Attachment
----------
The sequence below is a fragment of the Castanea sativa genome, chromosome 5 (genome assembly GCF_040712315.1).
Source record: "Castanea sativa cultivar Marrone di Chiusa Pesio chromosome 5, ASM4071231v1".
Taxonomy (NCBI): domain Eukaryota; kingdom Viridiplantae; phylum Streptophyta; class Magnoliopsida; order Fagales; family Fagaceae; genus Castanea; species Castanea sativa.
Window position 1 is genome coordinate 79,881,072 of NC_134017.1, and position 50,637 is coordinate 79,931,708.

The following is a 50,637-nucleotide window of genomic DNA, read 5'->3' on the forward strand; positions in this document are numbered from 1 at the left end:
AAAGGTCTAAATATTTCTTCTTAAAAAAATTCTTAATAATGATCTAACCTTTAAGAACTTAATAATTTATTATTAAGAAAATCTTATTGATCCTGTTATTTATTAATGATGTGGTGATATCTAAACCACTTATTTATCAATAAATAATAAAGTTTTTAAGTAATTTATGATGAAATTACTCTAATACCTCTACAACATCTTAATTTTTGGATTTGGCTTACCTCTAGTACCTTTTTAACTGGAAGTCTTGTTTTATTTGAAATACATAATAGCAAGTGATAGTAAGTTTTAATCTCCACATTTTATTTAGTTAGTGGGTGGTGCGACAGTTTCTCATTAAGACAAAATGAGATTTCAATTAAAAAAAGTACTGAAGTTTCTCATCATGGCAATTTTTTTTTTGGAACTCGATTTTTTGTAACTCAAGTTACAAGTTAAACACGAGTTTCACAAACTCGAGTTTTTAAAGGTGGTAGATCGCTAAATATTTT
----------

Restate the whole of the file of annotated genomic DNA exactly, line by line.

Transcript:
The sequence below is a fragment of the Castanea sativa genome, chromosome 5 (genome assembly GCF_040712315.1).
Source record: "Castanea sativa cultivar Marrone di Chiusa Pesio chromosome 5, ASM4071231v1".
Taxonomy (NCBI): domain Eukaryota; kingdom Viridiplantae; phylum Streptophyta; class Magnoliopsida; order Fagales; family Fagaceae; genus Castanea; species Castanea sativa.
Window position 1 is genome coordinate 79,881,072 of NC_134017.1, and position 50,637 is coordinate 79,931,708.

The following is a 50,637-nucleotide window of genomic DNA, read 5'->3' on the forward strand; positions in this document are numbered from 1 at the left end:
AAAGGTCTAAATATTTCTTCTTAAAAAAATTCTTAATAATGATCTAACCTTTAAGAACTTAATAATTTATTATTAAGAAAATCTTATTGATCCTGTTATTTATTAATGATGTGGTGATATCTAAACCACTTATTTATCAATAAATAATAAAGTTTTTAAGTAATTTATGATGAAATTACTCTAATACCTCTACAACATCTTAATTTTTGGATTTGGCTTACCTCTAGTACCTTTTTAACTGGAAGTCTTGTTTTATTTGAAATACATAATAGCAAGTGATAGTAAGTTTTAATCTCCACATTTTATTTAGTTAGTGGGTGGTGCGACAGTTTCTCATTAAGACAAAATGAGATTTCAATTAAAAAAAGTACTGAAGTTTCTCATCATGGCAATTTTTTTTTTGGAACTCGATTTTTTGTAACTCAAGTTACAAGTTAAACACGAGTTTCACAAACTCGAGTTTTTAAAGGTGGTAGATCGCTAAATATTTT